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Magdalena G. Krzystolik, M.D. - Paul B. Greenberg, M.D.

Expert retinal care for Rhode Island and Southern Massachusetts

Diabetic Retinopathy- Retinal diseases and treatments

Diabetic Retinopathy

If you have diabetes mellitus, your body does not use and store glucose properly. Over time, diabetes can damage blood vessels in the retina, the nerve layer at the back of the eye that senses light and helps to send images to the brain. The damage to retinal vessels is referred to as diabetic retinopathy. There are two types of diabetic retinopathy nonproliferative and proliferative.

BDRNonproliferative diabetic retinopathy (NPDR), commonly known as background retinopathy, is an early stage of diabetic retinopathy. In this stage, tiny blood vessels within the retina leak blood or fluid. The leaking fluid causes the retina to swell or to form deposits called exudates.

Many people with diabetes have mild NPDR, which usually does not affect their vision. When vision is affected, it is the result of macular edema or macular ischemia, or both.

Macular edema is swelling or thickening of the macula, a small area in the center of the retina that allows us to see fine details clearly. The swelling is caused by fluid leaking from retinal blood vessels. It is the most common cause of visual loss in diabetes. Vision loss may be mild to severe, but even in the worst cases, peripheral (side) vision continues to function. Laser treatment can be used to help control vision loss from macular edema. Newer treatments are being investigated.

Macular ischemia occurs when small blood vessels (capillaries) close. Vision blurs because the macula no longer receives sufficient blood supply to work properly. Unfortunately, there are no effective treatments for macular ischemia.

Proliferative diabetic retinopathy (PDR) is a complication of diabetes caused by changes in the blood vessels of the eye. If you have diabetes, your body does not use and store sugar properly. High blood sugar levels create changes in the veins, arteries, and capillaries that carry blood throughout the body. This includes the tiny blood vessels in the retina, the light-sensitive nerve layer that lines the back of the eye.

In PDR, the retinal blood vessels are so damaged they close off. In response, the retina grows new, fragile blood vessels. Unfortunately, these new blood vessels are abnormal and grow on the surface of the retina, so they do not resupply the retina with blood.

Vitreous hemorrhageOccasionally, these new blood vessels bleed and cause a vitreous hemorrhage. Blood in the vitreous, the clear gel-like substance that fills the inside of the eye, blocks light rays from reaching the retina. A small amount of blood will cause dark floaters, while a large hemorrhage might block all vision, leaving only light and dark perception.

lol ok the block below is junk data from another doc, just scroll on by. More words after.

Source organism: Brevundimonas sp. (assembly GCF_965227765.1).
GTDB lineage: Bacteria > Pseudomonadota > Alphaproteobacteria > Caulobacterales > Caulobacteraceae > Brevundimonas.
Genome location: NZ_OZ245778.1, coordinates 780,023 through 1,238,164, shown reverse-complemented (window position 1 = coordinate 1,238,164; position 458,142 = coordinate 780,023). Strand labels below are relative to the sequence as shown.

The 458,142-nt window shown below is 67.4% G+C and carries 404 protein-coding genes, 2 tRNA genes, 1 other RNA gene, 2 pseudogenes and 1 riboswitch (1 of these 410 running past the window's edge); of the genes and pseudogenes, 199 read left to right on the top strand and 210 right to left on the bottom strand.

The new blood vessels can also cause scar tissue to grow. The scar tissue shrinks, wrinkling and pulling on the retina and distorting vision. If the pulling is severe, the macula may detach from its normal position and cause vision loss.

A medical eye examination is the only way to discover any changes inside your eye. If your ophthalmologist (Eye M.D.) finds diabetic retinopathy, he or she may order color photographs of the retina, a special test called fluorescein angiography, or optical coherence tomography (OCT) to find out if you need treatment.

Laser surgery may be used to treat macular edema or to shrink the abnormal blood vessels and reduce the risk of bleeding. If the bleeding does occur, the body will usually absorb blood from a vitreous hemorrhage, but that can take days, months, or even years. If the vitreous hemorrhage does not clear within a reasonable time, or if a retinal detachment is detected, an operation called a vitrectomy can be performed. During a vitrectomy, the eye surgeon removes the hemorrhage and any scar tissue that has developed, and performs laser treatment to prevent new abnormal vessel growth.

If you have diabetes, early detection of diabetic retinopathy is the best protection against loss of vision. You can significantly lower your risk of vision loss by maintaining strict control of your blood glucose and visiting your ophthalmologist regularly. People with diabetes should schedule examinations at least once a year. Pregnant women with diabetes should schedule an appointment in their first trimester, because retinopathy can progress quickly during pregnancy. More frequent medical eye examinations may be necessary after a diagnosis of diabetic retinopathy.